The watch market today is full of retail duds, and frankly most of them aren’t going to be in demand (ever). Nevertheless, a select number of retail dud watches were otherwise fine timepieces that just happened to be a poor match for the market when they were released.
If a watch meets poor market demand – no matter how good it is – then a company will stop producing it. Many of today’s more interesting “over-engineered” watches end up being retail duds because they have a tough time finding the right consumers and because they tend to cost a lot of money. Being priced beyond what current market conditions will bear – no matter how good a value something is – is a perfect formula for a retail dud. Remember, being a retail dud means that a watch will perhaps prematurely stop being produced, so its numbers are artificially low given what the right target group of consumers might have been easily willing to buy.
What happens in these situations is that someone in the future, in what are often different market conditions, rediscovers the product and appreciates it for what it is. What further helps is that because the watch might have been obscure to begin with, prices for these watches on the market will be very low. Almost all collector trends begin with purchasing watches that they feel are currently undervalued.
A common trend here is that future collectible watches are those that have limited numbers. Even if a watch is able to retain value well, if it is produced in very high numbers then it will almost by definition never be collectible. With that said, sometimes versions of highly produced timepieces can be collectible. A good example is the Rolex Submariner – that is by all accounts a popular watch. Within the Submariner family are some more rare models or those that are prototypes. Because of their rare or unique nature, even among a very common product, they acquire the status of something with limited numbers as a subgroup within the larger group.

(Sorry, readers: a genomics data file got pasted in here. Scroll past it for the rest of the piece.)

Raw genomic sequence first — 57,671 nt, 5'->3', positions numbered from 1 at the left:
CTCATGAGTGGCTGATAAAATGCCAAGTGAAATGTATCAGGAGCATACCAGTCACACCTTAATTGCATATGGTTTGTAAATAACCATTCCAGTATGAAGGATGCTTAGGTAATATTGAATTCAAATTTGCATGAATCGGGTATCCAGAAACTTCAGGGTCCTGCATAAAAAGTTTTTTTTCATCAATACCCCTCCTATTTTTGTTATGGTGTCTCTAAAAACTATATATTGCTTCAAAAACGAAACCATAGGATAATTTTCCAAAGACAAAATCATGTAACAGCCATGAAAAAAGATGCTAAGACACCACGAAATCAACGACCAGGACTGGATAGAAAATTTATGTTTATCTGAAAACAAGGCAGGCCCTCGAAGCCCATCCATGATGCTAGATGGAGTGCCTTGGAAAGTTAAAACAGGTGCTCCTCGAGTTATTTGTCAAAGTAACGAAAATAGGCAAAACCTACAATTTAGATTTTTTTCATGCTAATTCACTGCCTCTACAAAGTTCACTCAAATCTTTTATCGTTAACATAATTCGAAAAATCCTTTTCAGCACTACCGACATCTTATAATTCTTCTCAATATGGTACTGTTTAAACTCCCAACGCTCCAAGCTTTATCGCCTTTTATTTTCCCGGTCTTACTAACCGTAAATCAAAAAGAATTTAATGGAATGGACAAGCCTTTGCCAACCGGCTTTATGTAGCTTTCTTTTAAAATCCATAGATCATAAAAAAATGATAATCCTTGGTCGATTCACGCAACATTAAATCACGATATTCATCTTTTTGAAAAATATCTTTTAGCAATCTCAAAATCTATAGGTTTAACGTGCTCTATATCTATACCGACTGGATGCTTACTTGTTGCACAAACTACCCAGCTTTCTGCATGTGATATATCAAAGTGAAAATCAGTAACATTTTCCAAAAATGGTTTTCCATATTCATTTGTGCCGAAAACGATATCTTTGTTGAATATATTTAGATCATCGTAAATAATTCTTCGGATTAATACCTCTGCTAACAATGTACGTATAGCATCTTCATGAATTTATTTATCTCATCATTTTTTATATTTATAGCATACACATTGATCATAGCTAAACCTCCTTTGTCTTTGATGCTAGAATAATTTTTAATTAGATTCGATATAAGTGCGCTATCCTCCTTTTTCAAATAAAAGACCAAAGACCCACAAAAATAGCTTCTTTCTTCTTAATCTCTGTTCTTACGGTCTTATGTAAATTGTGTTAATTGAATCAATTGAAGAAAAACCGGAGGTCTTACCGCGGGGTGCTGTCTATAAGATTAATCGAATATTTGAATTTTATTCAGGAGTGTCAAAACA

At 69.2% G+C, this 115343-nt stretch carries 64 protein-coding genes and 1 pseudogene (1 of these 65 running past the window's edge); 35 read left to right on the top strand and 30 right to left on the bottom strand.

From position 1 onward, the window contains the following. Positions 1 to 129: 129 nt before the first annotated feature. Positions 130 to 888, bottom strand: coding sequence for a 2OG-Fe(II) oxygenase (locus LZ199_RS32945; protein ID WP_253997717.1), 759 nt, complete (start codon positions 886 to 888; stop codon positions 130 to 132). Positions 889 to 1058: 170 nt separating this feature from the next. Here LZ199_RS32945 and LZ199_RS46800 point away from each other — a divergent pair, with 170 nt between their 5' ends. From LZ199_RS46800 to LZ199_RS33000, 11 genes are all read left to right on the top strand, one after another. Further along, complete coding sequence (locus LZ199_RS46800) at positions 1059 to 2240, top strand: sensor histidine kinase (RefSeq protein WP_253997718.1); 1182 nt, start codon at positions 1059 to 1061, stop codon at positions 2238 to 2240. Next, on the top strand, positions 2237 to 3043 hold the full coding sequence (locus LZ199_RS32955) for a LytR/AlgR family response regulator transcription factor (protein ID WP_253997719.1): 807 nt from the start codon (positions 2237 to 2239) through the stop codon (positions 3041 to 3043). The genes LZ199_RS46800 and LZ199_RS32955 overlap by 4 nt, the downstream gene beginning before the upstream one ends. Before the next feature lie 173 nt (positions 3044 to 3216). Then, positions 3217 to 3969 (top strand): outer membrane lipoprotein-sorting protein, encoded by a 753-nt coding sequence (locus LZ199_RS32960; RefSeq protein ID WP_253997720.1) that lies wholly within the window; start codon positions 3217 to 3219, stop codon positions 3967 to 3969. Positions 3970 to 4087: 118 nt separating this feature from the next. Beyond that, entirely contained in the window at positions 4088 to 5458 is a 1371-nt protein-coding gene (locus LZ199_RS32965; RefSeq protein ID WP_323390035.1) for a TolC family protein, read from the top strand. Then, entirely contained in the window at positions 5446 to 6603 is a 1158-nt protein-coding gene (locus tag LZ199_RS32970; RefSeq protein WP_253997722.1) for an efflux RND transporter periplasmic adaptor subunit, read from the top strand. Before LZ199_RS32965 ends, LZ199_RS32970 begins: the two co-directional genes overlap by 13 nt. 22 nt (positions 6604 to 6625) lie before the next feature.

Watch brands regularly produce small collections of totally unique prototype watches never intended for sale to the general public. However, some prototype watches eventually do make their way into private hands (outside the company). In fact, one of the reasons that prototype watches can be so collectible is that, in many instances, the company that produced those watches tends to want to keep as many as possible in the company.
Prototype watches are valued both as early examples of something popular, or as hand-made or very customized, experimental watches meant to test new aesthetic or technical features. Much of the time, prototype watches aren’t even made as well as final production models, but by definition they are very rare and are valued as what they mean in the evolution of a product collection or brand. Today, collectors would be wise to seek out watches which were never intended for retail sale and represent the development history of whoever made it.